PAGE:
This year I’ve been participating in a lot of Read-a-thons, I thought I would dedicate today’s post to Read-a-thons and give you some tips on how to have a successful Read-a-thon. I think they’re such a fun way to try and knock out your TBR. They motivate me a lot too. I love the interaction aspect on Twitter and the sprints. I thought I’d share some of the tips and tricks I’ve picked up along the way!
Tip #1: Don’t Stress.
There is no such thing as failing in Read-a-thons. No one is grading you on how many hours you read or Books you read. Read at your own pace and don’t worry about others’ progress, because we’re all winners here.
Tip #2: Fill your read-a-thon TBR with short books.
Depending on your attention span try to stay away from big chunky books during read-a-thons. I have a terrible attention span, so I try to avoid bigger book. One of the biggest mistakes I made during previous read-a-thons is choosing long books. I mean, you can if you want. Some people can read those in a day. But if you’re anything like me, it takes you a while, you’re eyes get tired, and after 7 hours of the same book, you get bored.
Tip #3: Don’t be afraid to DNF (Did Not Finish)
Sometimes a book just isn’t working for you in that moment, and if you feel pressure to keep going with it, the wrong book will derail your entire read-a-thon. This is something I used to find really difficult to do because I usually like to finish a book even if I’m not enjoying it all that much, but lately I’ve been DNF-ing a lot more books that I’m not enjoying. Read-a-thons are not the time to be dragging through a book you’re not enjoying.
Tip #4: Vary the types of books you read and vary the genres you read.
Try a variety of genres or topics or plots during read-a-thons; it’s the very best way to keep your interest high. Make sure the books in your read-a-thon stack are a variety of genres, formats, and sizes so you don’t burn yourself out. I like to choose a lot of different genres and formats, so I have the option to switch to a different. In my stack I usually have Fantasy, Contemporary, a few Graphic Novels and Manga. Some of my books will be review copies while others will be library books and some I’ve owned for a while now. Always have at least one ‘light’ read in your pile.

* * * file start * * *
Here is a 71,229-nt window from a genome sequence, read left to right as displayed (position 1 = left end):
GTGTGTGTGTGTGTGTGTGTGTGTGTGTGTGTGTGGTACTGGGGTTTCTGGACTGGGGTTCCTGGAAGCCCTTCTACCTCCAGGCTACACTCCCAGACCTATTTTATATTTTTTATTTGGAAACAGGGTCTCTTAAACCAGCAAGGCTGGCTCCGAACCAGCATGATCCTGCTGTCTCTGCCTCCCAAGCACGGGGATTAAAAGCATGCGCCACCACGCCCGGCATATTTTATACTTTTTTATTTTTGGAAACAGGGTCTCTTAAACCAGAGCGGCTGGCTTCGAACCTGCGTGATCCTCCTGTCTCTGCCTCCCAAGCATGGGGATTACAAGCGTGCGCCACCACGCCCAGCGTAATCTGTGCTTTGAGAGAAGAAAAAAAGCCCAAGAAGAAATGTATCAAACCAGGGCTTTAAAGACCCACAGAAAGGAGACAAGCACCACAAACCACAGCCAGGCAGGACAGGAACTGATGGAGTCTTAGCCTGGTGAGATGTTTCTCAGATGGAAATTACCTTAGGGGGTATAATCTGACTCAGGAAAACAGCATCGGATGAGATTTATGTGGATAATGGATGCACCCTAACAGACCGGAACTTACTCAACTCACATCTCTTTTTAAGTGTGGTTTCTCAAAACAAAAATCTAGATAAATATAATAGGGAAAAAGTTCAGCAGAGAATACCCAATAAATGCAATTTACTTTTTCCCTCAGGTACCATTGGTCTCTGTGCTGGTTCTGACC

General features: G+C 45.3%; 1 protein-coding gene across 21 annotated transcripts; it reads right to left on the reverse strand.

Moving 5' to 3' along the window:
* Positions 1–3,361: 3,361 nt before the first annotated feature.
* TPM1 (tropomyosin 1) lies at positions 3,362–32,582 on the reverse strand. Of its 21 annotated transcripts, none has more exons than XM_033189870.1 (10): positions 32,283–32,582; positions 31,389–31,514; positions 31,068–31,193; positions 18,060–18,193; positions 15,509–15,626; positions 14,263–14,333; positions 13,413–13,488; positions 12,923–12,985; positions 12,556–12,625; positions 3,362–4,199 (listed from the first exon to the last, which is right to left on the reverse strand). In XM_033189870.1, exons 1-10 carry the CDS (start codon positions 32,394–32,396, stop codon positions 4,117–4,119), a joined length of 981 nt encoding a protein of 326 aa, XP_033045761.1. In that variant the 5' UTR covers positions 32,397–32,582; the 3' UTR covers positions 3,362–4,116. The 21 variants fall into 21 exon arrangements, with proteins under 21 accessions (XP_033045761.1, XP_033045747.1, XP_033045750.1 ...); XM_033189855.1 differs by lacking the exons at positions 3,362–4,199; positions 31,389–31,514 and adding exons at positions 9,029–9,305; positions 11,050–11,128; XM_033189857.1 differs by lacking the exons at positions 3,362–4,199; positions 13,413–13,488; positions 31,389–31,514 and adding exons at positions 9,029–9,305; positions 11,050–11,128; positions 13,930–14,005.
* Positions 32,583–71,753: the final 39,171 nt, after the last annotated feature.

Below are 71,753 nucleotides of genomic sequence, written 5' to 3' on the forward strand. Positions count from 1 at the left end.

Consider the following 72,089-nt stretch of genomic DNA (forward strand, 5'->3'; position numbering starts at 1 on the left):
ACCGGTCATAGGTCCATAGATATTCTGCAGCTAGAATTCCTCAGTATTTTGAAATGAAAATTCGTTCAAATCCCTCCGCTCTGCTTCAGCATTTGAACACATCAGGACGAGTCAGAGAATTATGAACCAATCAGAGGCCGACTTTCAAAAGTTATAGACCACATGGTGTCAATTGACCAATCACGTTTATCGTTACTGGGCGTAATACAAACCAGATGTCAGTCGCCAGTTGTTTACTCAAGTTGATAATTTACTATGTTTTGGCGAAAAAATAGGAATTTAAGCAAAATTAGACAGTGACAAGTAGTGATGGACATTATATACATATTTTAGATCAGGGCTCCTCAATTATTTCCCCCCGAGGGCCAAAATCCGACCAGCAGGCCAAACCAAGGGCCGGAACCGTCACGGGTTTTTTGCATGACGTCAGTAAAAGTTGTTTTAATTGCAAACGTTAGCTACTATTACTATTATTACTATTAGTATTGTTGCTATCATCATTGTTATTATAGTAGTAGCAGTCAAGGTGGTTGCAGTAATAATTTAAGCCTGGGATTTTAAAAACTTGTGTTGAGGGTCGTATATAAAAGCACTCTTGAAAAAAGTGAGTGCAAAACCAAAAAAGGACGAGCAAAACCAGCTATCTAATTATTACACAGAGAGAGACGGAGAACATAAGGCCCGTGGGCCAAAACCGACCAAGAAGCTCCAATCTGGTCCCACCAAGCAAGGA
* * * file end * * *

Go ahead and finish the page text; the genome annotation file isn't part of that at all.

Tip #5: Changing your reading spots is also a good idea
Moving to a different place after a few hours will help you focus more. Do you have a special comfy reading chair or particular space? Maybe you prefer a rocking chair outside on the veranda. Create the reading environment that will encourage you to read and allow you to sink into the story.
Tip #6: Set goals
Setting personal goals is great for personal motivation. You could set a Pages goal or book goal, or to cross books off a reading Challenge or to meet a monetary goal if you’re reading for charity. I usually set a page goal of how many pages I’d like to read each day.
Tip #7: Take breaks
Don’t feel like you have to read the entire time. If you need to rest your eyes, take a break! Go outside, take a nap, eat something – which sounds weird, how do you forget to eat, but if I’m really enjoying a book sometimes I forget to eat or that I have eaten yet, so don’t do that – Take a walk around the block. Do some yoga. Stretch your legs. I like to spend 10 minutes or so every hour logging my process, whether on Goodreads, a blog, or twitter and seeing where other people are at.
Tip #8: Stay flexible
Don’t be afraid to change strategy. Just keep in mind that this is supposed to be fun, so don’t do anything that makes it less enjoyable.
Okay, so that’s it for this post. I was planning on doing 10 Tips, but I couldn’t think of anymore. Do you have any tips you would like to share? Any tips you’d add? Do you have a good technique to aid reading for long periods of time? Have I maybe persuaded you to give one a go? Let me know in the Comments. I’d love it if you’d share your thoughts, ideas, and read-a-thon tips in the comment section below!